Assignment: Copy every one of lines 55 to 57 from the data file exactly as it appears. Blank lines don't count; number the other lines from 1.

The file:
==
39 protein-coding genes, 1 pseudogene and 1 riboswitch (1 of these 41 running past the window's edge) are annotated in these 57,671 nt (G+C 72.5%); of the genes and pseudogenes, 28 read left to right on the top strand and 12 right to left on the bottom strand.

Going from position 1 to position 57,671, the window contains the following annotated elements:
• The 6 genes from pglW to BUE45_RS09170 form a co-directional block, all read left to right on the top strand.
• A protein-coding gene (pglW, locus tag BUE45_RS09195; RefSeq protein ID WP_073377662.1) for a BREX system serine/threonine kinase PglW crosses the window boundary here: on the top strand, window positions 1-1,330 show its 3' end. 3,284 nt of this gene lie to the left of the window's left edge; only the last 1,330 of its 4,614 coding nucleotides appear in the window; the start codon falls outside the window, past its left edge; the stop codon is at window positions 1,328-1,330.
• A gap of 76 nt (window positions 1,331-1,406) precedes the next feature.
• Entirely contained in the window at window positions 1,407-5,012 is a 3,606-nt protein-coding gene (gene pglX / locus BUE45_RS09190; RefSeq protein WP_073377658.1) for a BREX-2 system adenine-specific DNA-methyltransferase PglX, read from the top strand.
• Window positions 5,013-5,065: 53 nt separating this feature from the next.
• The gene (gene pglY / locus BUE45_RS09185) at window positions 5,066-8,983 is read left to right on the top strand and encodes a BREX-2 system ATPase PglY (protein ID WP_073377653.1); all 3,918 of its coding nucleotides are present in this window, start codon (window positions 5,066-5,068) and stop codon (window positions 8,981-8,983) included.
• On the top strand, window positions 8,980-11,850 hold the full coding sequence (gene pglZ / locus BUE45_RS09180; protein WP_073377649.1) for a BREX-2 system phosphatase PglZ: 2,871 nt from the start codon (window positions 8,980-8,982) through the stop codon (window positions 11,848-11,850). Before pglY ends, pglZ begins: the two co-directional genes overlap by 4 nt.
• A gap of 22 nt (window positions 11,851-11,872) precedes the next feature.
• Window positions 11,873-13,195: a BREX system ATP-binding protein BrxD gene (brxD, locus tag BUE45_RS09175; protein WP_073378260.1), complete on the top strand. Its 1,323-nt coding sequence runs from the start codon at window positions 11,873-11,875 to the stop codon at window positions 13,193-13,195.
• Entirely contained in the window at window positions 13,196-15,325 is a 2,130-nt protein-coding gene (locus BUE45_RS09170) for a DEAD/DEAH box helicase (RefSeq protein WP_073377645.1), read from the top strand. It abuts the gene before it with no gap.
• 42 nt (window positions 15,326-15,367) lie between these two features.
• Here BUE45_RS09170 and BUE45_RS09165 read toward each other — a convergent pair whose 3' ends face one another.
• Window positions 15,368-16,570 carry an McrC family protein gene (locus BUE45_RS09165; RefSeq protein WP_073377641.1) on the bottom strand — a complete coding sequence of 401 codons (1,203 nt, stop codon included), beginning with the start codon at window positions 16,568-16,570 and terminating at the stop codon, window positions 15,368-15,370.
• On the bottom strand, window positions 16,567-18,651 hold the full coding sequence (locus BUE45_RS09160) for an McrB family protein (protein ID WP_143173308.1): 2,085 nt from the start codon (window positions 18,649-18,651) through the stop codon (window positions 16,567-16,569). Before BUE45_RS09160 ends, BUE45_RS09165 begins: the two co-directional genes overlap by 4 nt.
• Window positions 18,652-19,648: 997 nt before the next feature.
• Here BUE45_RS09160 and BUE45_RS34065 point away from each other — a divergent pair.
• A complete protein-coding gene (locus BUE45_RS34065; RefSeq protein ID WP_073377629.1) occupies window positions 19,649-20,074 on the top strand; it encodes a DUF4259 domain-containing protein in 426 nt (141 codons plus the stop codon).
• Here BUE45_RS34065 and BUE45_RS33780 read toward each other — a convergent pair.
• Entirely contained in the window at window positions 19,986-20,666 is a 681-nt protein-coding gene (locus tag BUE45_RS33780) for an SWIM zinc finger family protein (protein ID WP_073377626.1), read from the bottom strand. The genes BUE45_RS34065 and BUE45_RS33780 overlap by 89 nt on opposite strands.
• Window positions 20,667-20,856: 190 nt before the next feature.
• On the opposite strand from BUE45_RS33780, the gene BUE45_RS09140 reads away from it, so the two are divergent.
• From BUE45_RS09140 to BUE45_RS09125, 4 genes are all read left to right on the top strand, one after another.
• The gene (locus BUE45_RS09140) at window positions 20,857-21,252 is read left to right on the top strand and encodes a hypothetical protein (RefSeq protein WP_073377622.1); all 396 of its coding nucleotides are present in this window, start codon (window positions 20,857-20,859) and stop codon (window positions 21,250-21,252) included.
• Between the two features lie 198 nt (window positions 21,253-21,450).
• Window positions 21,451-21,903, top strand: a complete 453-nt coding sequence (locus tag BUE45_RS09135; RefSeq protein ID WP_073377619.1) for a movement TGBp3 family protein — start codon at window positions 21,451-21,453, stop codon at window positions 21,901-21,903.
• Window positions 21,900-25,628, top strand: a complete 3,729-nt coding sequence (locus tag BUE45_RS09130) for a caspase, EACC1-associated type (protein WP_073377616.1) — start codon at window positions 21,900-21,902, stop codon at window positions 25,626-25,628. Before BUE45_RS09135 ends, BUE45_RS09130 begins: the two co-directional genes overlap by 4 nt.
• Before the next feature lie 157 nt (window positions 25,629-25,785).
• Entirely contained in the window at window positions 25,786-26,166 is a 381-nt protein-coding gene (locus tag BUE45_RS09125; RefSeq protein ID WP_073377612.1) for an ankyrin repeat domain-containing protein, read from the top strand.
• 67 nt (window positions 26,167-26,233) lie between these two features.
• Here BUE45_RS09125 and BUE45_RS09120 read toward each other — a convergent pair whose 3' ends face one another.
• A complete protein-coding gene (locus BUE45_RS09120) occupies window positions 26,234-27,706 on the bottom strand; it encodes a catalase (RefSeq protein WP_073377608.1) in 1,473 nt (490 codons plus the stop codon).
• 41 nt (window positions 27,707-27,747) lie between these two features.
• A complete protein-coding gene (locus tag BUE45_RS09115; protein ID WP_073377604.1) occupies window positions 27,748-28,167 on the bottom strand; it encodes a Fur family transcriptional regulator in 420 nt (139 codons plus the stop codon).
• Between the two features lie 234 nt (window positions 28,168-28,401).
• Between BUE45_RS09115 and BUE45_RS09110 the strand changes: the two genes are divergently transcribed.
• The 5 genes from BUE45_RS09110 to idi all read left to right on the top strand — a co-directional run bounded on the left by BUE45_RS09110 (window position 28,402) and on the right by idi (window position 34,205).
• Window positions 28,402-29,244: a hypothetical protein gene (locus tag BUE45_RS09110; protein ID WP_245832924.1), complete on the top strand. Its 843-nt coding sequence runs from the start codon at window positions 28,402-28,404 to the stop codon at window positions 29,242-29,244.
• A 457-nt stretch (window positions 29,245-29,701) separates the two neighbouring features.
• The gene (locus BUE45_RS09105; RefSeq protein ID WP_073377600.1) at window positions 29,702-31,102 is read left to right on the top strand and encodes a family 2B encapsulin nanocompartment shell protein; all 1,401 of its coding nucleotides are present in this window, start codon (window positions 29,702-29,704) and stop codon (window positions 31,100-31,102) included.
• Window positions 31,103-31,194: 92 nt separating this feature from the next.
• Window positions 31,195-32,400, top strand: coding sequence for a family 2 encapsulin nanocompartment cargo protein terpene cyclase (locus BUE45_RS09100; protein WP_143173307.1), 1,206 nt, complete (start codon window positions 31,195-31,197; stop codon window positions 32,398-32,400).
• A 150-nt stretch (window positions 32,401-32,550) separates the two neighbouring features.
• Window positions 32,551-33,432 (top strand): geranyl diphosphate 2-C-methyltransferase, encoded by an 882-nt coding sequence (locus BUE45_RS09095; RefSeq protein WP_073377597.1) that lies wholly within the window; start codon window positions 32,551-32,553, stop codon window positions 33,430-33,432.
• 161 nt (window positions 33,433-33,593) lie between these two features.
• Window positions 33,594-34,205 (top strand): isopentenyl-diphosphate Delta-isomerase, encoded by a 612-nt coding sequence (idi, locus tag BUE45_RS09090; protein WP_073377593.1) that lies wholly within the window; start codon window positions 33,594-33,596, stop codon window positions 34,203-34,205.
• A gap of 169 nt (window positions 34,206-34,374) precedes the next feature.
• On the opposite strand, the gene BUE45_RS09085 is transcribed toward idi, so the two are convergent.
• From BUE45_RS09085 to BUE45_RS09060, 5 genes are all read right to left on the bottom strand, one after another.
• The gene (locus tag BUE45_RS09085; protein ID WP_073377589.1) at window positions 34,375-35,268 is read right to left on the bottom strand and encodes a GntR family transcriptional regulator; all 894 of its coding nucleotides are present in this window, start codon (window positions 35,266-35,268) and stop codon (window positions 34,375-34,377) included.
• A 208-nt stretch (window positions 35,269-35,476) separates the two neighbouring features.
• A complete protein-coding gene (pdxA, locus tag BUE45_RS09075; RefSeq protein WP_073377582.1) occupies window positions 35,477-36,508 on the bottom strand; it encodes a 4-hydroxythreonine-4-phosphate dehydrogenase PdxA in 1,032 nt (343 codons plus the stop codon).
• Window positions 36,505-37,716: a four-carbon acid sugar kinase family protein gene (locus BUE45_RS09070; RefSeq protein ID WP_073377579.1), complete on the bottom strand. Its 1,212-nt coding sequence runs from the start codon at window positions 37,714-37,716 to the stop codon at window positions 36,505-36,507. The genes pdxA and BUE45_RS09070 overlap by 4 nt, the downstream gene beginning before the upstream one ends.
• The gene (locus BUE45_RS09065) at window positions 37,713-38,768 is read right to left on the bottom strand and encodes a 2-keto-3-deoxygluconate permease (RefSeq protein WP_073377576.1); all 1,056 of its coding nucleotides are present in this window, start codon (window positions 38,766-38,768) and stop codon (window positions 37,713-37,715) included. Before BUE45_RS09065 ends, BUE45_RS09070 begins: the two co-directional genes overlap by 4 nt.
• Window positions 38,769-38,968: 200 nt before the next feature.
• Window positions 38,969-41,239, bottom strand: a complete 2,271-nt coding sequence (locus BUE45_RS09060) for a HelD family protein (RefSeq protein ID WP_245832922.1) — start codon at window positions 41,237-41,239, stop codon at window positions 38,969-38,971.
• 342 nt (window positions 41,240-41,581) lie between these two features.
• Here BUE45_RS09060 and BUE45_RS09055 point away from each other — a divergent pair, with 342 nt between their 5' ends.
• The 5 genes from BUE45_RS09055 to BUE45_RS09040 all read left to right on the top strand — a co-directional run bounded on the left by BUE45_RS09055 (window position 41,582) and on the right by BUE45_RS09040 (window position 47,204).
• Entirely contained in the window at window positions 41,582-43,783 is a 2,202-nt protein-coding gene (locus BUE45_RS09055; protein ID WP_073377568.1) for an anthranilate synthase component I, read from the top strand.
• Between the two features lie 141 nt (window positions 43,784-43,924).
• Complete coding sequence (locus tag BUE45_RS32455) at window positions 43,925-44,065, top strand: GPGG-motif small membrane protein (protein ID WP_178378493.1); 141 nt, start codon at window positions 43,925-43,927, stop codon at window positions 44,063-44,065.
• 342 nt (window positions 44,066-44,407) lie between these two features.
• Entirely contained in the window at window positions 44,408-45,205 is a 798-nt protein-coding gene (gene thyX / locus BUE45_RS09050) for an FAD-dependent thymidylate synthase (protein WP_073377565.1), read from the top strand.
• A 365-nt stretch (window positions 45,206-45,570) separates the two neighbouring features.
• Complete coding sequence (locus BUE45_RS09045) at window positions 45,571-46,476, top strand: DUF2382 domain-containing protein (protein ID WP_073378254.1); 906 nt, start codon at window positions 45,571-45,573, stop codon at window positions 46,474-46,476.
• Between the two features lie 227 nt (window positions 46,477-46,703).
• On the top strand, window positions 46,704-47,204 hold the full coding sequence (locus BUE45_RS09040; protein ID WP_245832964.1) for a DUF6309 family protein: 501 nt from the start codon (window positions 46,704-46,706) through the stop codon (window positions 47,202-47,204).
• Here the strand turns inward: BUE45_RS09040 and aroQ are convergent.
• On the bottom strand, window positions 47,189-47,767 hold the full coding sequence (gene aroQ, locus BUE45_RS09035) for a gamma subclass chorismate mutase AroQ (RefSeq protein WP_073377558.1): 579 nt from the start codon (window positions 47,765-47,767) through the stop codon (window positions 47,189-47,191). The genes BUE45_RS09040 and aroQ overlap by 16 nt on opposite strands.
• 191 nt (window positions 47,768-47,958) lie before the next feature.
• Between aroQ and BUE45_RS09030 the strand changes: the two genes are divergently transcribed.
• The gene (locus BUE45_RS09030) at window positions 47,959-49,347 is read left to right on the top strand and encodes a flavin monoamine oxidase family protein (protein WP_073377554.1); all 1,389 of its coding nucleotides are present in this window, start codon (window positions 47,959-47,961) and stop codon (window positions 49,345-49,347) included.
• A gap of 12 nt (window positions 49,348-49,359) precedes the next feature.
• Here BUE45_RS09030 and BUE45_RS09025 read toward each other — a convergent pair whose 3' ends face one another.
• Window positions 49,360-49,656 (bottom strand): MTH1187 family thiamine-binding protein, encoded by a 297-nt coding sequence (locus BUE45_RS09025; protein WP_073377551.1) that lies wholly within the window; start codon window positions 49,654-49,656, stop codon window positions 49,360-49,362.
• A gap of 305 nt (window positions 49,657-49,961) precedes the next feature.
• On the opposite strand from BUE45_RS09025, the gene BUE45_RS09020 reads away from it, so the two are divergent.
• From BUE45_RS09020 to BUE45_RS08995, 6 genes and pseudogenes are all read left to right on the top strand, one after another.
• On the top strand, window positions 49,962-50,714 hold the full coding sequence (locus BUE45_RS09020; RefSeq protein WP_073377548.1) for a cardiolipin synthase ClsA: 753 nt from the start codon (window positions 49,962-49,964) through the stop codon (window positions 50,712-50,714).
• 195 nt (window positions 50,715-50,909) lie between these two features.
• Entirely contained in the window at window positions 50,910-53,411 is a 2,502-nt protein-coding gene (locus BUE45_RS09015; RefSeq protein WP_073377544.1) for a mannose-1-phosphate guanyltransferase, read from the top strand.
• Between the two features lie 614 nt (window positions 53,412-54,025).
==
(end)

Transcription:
• The gene (locus BUE45_RS09065) at window positions 37,713-38,768 is read right to left on the bottom strand and encodes a 2-keto-3-deoxygluconate permease (RefSeq protein WP_073377576.1); all 1,056 of its coding nucleotides are present in this window, start codon (window positions 38,766-38,768) and stop codon (window positions 37,713-37,715) included. Before BUE45_RS09065 ends, BUE45_RS09070 begins: the two co-directional genes overlap by 4 nt.
• Window positions 38,769-38,968: 200 nt before the next feature.
• Window positions 38,969-41,239, bottom strand: a complete 2,271-nt coding sequence (locus BUE45_RS09060) for a HelD family protein (RefSeq protein ID WP_245832922.1) — start codon at window positions 41,237-41,239, stop codon at window positions 38,969-38,971.